Shapiro and Yen (1987) responded to the suggestion that the condition in these patients may represent a microcytogenetic disorder ( Schmickel, 1986 ). They stated that homologous but nonfunctional sequences of STS were found on the long arm of the Y chromosome in the patients of Sunohara et al. (1986) . Indeed, they found a complete deletion of the STS gene with continued presence of MIC2 ( 313470 ) sequences, which are located more distally on the X chromosome, in both the X and Y chromosomes. In studies of 9 unrelated patients with simple X-linked ichthyosis, they found 7 with complete deletion of the STS gene and 1 with a partial 5-prime deletion. Only 1 subject had an intact STS gene.

Hardelin et al. (1993) reported results of a mutation search of the KAL1 gene in 21 unrelated males with familial Kallmann syndrome. In 2 families, large deletions that included the entire KAL gene were detected by Southern blot analysis. By sequencing each of the 14 coding exons and splice site junctions in the other 19 patients, they found 9 point mutations at separate locations in 4 exons and 1 splice site. They emphasized the high frequency of unilateral renal aplasia in X-linked Kallmann syndrome patients; 6 of 11 males with identified alterations of the KAL gene showed this feature.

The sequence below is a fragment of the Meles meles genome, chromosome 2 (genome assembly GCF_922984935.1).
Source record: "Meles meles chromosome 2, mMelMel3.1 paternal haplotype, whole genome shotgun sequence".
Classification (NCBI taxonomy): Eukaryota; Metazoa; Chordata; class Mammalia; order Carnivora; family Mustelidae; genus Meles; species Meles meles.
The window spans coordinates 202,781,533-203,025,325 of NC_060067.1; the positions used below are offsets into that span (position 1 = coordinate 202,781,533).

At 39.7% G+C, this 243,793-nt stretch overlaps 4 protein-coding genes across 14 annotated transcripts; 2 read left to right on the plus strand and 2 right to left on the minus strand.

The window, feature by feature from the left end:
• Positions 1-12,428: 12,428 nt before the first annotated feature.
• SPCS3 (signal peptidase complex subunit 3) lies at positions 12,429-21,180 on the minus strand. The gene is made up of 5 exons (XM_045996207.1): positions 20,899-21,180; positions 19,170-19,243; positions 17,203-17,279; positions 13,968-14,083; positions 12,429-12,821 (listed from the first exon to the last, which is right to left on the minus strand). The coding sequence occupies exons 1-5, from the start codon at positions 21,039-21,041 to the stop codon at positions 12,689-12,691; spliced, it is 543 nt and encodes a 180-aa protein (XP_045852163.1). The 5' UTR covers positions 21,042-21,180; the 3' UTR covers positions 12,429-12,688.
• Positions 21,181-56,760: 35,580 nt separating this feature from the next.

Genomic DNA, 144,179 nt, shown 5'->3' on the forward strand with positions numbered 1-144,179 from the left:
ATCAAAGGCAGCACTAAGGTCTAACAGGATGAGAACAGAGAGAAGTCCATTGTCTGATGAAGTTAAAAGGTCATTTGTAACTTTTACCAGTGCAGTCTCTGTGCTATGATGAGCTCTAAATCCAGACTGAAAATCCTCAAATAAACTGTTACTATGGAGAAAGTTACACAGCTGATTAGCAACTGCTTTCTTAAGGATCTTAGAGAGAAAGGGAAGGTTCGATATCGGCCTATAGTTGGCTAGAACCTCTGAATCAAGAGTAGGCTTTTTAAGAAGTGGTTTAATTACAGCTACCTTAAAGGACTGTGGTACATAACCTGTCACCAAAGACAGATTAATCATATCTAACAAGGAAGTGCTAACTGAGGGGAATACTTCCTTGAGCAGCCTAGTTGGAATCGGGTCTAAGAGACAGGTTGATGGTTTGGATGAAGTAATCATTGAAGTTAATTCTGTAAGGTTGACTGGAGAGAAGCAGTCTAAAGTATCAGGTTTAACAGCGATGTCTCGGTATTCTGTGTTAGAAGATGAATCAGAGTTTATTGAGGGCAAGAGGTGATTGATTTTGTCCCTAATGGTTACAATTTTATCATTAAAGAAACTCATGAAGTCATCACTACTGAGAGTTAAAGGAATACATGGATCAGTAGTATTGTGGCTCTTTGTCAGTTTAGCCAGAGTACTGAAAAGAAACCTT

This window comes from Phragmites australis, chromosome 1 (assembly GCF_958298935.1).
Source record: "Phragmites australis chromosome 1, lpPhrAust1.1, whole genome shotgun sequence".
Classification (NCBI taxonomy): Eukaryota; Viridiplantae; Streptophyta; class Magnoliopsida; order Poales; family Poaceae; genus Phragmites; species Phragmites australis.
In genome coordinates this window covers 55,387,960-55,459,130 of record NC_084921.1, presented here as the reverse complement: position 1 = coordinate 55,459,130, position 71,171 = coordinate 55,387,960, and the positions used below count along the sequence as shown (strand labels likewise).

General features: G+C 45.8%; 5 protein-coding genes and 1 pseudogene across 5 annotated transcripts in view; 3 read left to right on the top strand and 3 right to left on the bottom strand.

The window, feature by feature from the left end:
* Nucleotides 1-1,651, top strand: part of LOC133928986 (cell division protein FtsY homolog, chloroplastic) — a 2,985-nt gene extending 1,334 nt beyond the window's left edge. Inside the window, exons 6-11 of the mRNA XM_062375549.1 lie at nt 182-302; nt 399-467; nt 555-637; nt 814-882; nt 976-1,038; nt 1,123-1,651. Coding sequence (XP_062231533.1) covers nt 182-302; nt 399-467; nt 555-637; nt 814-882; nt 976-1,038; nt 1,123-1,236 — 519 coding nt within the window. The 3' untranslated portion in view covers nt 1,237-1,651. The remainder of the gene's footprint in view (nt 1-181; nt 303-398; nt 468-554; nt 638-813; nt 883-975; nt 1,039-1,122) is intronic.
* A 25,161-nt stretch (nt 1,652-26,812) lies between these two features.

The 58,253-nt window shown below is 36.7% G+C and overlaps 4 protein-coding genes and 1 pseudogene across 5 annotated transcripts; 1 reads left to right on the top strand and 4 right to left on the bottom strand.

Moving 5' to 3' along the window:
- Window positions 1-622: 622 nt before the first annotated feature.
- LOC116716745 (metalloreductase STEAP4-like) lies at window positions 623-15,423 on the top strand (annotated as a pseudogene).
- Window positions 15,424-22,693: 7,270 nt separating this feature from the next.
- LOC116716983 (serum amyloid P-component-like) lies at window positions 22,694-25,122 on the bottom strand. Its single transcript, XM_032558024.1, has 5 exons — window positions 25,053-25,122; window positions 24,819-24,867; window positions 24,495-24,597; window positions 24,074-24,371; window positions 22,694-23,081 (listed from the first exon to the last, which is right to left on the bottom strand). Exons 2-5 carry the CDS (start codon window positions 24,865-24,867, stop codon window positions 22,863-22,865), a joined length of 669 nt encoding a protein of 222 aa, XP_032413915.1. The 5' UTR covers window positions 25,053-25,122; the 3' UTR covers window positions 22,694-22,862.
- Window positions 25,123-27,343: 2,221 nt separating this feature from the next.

Multiplex-PCR consists of multiple primer sets within a single PCR mixture to produce amplicons of varying sizes that are specific to different DNA sequences. By targeting multiple sequences at once, additional information may be gained from a single test run that otherwise would require several times the reagents and more time to perform. Annealing temperatures for each of the primer sets must be optimized to work correctly within a single reaction, and amplicon sizes, ., their base pair length, should be different enough to form distinct bands when visualized by gel electrophoresis . Alternatively, if amplicon sizes overlap, the different amplicons may be differentiated and visualised using primers that have been dyed with different colour fluorescent dyes. Commercial multiplexing kits for PCR are available and used by many forensic laboratories to amplify degraded DNA samples.